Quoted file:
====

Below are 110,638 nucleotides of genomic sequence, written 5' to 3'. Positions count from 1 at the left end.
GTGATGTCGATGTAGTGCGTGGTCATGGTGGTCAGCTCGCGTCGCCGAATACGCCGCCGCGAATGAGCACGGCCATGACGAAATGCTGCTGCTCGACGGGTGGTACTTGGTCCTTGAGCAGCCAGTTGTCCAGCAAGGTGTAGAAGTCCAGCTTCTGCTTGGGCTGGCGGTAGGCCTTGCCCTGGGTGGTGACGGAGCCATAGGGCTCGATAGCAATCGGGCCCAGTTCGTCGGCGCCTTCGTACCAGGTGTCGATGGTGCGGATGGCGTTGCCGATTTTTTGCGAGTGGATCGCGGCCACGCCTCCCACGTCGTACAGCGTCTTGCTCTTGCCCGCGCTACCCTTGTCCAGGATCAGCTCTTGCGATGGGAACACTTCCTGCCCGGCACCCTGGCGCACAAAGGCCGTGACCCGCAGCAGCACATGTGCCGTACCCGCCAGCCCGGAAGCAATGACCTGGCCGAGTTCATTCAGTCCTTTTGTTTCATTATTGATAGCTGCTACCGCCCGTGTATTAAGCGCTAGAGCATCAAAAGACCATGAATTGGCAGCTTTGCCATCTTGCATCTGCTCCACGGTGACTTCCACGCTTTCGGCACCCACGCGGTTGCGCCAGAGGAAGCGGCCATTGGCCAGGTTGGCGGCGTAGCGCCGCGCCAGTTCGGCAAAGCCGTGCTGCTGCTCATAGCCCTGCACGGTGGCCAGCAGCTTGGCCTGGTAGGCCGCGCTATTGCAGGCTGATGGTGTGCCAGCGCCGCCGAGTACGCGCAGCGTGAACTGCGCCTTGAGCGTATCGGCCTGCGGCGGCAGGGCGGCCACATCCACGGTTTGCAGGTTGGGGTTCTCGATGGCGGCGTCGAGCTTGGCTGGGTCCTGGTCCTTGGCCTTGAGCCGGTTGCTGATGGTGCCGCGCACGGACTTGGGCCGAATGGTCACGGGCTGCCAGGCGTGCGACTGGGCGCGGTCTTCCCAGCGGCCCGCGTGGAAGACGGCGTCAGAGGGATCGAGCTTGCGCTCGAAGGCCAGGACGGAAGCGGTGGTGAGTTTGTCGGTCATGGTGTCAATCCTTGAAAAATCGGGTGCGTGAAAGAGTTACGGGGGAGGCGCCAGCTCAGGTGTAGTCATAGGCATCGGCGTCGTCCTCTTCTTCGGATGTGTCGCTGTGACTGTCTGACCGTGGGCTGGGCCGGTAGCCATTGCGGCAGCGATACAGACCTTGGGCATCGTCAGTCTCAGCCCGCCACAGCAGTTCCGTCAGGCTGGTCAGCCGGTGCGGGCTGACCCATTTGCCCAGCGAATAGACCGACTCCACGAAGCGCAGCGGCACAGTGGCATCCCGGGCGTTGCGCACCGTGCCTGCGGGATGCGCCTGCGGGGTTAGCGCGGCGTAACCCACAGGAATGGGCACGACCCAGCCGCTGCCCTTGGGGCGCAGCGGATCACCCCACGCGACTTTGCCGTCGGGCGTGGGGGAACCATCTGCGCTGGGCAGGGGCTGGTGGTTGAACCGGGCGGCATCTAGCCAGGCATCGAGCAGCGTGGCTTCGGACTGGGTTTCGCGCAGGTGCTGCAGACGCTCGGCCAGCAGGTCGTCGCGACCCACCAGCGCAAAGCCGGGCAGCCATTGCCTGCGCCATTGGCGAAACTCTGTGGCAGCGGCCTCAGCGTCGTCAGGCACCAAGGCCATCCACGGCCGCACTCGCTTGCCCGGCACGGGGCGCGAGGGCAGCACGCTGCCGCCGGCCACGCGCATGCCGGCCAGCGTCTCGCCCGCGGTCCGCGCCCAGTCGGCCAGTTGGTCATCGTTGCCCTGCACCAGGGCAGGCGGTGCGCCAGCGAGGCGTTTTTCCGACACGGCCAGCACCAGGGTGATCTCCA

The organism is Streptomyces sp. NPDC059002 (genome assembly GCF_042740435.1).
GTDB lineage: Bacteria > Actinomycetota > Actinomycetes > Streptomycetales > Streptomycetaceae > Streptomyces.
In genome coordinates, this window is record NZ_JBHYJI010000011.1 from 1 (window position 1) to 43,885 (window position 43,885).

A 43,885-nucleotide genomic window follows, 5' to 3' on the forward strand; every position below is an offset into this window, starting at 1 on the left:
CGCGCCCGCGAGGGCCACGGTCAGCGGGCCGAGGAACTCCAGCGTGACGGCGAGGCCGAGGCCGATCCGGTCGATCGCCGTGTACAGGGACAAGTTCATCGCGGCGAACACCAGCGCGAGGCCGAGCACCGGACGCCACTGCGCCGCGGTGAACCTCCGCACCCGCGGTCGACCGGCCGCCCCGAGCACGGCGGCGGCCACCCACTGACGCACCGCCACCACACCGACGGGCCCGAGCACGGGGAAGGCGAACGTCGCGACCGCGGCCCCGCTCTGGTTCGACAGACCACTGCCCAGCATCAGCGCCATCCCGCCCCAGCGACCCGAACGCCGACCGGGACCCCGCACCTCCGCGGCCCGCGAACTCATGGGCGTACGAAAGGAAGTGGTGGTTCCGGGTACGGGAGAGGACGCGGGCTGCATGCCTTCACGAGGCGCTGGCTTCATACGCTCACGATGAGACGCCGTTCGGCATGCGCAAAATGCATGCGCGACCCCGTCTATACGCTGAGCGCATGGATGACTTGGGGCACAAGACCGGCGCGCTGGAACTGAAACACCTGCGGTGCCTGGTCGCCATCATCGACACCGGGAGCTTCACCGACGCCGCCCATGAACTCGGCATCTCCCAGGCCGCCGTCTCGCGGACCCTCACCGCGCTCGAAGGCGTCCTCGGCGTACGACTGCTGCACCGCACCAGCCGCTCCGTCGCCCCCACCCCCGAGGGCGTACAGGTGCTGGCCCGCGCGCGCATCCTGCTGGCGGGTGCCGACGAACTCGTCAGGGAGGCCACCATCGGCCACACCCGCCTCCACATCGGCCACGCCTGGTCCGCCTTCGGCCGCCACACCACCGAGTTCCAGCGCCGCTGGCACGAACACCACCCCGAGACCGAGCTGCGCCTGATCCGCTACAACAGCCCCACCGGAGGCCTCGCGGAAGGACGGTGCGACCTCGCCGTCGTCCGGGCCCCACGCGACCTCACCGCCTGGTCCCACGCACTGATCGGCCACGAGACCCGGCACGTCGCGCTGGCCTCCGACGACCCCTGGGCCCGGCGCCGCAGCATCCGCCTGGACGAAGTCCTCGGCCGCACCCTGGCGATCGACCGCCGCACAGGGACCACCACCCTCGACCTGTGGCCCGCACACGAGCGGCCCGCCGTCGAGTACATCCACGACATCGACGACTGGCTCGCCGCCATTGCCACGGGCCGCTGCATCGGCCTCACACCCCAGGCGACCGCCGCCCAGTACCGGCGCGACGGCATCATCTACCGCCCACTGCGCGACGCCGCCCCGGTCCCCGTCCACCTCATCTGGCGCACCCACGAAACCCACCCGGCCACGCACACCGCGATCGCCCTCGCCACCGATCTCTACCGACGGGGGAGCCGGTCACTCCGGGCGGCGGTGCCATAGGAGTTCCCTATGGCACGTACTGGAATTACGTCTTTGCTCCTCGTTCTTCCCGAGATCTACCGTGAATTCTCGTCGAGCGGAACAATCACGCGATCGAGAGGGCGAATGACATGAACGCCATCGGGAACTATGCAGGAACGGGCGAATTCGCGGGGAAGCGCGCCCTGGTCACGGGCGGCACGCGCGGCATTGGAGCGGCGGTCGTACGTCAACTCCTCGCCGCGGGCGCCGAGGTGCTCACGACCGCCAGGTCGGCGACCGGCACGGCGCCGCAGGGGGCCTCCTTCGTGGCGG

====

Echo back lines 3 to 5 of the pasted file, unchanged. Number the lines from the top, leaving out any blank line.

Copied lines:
The organism is Streptomyces sp. NPDC059002 (genome assembly GCF_042740435.1).
GTDB lineage: Bacteria > Actinomycetota > Actinomycetes > Streptomycetales > Streptomycetaceae > Streptomyces.
In genome coordinates, this window is record NZ_JBHYJI010000011.1 from 1 (window position 1) to 43,885 (window position 43,885).